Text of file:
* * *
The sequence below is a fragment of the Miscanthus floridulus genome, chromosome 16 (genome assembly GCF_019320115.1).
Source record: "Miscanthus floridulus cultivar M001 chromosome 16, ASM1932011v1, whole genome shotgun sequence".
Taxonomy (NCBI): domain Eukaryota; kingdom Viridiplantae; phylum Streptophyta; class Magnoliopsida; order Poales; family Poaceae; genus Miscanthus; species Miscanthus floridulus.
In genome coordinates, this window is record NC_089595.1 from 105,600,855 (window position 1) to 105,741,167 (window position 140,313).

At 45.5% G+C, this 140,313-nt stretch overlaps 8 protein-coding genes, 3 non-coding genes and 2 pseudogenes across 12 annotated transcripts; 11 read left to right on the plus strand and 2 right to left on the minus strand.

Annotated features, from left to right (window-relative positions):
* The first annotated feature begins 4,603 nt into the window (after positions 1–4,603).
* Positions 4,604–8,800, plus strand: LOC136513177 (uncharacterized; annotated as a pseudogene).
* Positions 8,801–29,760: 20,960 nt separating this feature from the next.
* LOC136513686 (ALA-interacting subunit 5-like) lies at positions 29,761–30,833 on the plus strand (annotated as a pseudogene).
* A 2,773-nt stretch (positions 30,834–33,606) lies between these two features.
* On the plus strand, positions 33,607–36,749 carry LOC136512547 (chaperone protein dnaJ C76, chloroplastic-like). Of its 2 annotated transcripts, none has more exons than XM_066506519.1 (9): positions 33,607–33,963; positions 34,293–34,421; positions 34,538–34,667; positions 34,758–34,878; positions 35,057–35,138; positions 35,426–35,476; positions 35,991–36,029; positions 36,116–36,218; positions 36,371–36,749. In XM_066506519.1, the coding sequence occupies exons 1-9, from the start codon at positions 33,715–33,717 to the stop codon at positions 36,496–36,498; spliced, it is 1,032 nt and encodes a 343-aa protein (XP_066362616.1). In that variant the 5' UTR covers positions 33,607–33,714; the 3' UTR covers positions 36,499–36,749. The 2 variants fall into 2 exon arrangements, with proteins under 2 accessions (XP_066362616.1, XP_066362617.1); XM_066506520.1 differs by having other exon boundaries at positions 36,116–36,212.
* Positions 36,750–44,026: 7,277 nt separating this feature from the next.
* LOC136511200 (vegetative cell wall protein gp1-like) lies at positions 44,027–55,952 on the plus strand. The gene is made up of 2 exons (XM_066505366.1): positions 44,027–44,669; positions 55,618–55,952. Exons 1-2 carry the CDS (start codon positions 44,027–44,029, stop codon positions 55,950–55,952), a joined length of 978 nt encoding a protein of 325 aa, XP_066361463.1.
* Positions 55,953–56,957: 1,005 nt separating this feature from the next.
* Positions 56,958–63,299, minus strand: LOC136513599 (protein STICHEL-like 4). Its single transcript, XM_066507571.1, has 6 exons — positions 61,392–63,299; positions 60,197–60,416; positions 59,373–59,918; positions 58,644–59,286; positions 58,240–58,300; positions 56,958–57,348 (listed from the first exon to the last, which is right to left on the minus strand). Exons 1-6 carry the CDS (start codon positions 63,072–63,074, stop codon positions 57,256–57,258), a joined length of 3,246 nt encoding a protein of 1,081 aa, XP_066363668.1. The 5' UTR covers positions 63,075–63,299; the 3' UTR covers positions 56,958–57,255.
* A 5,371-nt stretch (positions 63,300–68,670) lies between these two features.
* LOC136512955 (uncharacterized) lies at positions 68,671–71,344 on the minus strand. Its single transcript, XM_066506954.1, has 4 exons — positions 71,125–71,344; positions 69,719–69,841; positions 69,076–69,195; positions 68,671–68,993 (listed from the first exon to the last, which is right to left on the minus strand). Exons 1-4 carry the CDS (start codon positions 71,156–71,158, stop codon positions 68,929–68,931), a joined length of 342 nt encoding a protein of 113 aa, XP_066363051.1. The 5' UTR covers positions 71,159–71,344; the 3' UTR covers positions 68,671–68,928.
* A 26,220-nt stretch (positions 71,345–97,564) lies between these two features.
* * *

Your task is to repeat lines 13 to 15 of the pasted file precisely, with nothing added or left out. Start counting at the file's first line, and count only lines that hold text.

* Positions 36,750–44,026: 7,277 nt separating this feature from the next.
* LOC136511200 (vegetative cell wall protein gp1-like) lies at positions 44,027–55,952 on the plus strand. The gene is made up of 2 exons (XM_066505366.1): positions 44,027–44,669; positions 55,618–55,952. Exons 1-2 carry the CDS (start codon positions 44,027–44,029, stop codon positions 55,950–55,952), a joined length of 978 nt encoding a protein of 325 aa, XP_066361463.1.
* Positions 55,953–56,957: 1,005 nt separating this feature from the next.